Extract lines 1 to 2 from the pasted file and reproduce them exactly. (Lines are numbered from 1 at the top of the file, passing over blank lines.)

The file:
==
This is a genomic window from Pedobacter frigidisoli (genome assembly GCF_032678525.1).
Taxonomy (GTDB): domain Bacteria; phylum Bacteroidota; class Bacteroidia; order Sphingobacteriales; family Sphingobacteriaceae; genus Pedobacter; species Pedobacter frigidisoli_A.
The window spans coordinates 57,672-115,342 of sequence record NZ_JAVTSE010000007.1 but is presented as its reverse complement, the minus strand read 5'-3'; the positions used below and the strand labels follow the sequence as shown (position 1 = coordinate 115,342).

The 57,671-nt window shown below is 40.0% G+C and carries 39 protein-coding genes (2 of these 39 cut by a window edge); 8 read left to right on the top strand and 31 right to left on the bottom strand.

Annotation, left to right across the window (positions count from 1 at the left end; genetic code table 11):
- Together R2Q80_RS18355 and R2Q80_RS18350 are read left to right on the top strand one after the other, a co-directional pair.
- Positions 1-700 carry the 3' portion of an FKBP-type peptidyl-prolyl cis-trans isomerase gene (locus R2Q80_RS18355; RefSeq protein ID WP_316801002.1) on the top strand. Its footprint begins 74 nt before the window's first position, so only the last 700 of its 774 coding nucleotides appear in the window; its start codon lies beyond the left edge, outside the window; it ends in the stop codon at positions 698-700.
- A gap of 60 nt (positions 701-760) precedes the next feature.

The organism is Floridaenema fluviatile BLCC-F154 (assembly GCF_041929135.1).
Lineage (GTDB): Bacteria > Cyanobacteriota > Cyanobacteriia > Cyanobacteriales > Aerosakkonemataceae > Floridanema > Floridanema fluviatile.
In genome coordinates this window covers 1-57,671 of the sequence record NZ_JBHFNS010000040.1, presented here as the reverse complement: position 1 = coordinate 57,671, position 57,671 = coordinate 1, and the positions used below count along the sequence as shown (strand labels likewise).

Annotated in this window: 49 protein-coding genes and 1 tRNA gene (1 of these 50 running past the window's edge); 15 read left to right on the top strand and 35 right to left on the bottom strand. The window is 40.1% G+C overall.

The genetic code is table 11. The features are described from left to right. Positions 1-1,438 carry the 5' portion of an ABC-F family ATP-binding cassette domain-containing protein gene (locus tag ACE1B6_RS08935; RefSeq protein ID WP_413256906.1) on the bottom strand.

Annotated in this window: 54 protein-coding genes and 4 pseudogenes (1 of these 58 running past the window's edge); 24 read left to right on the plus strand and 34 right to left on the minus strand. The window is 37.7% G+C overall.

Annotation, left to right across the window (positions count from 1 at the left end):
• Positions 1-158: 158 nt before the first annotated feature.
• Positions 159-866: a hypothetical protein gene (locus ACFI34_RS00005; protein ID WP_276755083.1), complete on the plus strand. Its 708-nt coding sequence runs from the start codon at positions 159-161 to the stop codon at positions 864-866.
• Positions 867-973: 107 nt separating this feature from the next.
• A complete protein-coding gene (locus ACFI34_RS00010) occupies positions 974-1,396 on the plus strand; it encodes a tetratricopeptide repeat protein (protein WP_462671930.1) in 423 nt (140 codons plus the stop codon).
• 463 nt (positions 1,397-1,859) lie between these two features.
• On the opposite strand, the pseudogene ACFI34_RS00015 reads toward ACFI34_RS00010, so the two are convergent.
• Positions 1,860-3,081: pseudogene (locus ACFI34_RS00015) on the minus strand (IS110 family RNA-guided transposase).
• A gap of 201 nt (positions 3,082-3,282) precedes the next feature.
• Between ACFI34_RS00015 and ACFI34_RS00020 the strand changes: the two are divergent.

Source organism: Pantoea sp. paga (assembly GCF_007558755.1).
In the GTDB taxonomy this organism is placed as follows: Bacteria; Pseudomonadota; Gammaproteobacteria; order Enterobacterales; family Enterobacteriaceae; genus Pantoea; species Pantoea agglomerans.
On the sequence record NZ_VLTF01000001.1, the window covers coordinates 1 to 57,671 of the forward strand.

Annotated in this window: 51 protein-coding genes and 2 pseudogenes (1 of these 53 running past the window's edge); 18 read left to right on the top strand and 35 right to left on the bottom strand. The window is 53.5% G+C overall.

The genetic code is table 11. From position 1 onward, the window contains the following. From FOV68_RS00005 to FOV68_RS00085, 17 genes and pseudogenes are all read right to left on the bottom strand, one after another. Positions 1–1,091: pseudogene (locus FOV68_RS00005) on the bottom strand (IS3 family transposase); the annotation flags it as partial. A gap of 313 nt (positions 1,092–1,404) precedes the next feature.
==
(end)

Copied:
This is a genomic window from Pedobacter frigidisoli (genome assembly GCF_032678525.1).
Taxonomy (GTDB): domain Bacteria; phylum Bacteroidota; class Bacteroidia; order Sphingobacteriales; family Sphingobacteriaceae; genus Pedobacter; species Pedobacter frigidisoli_A.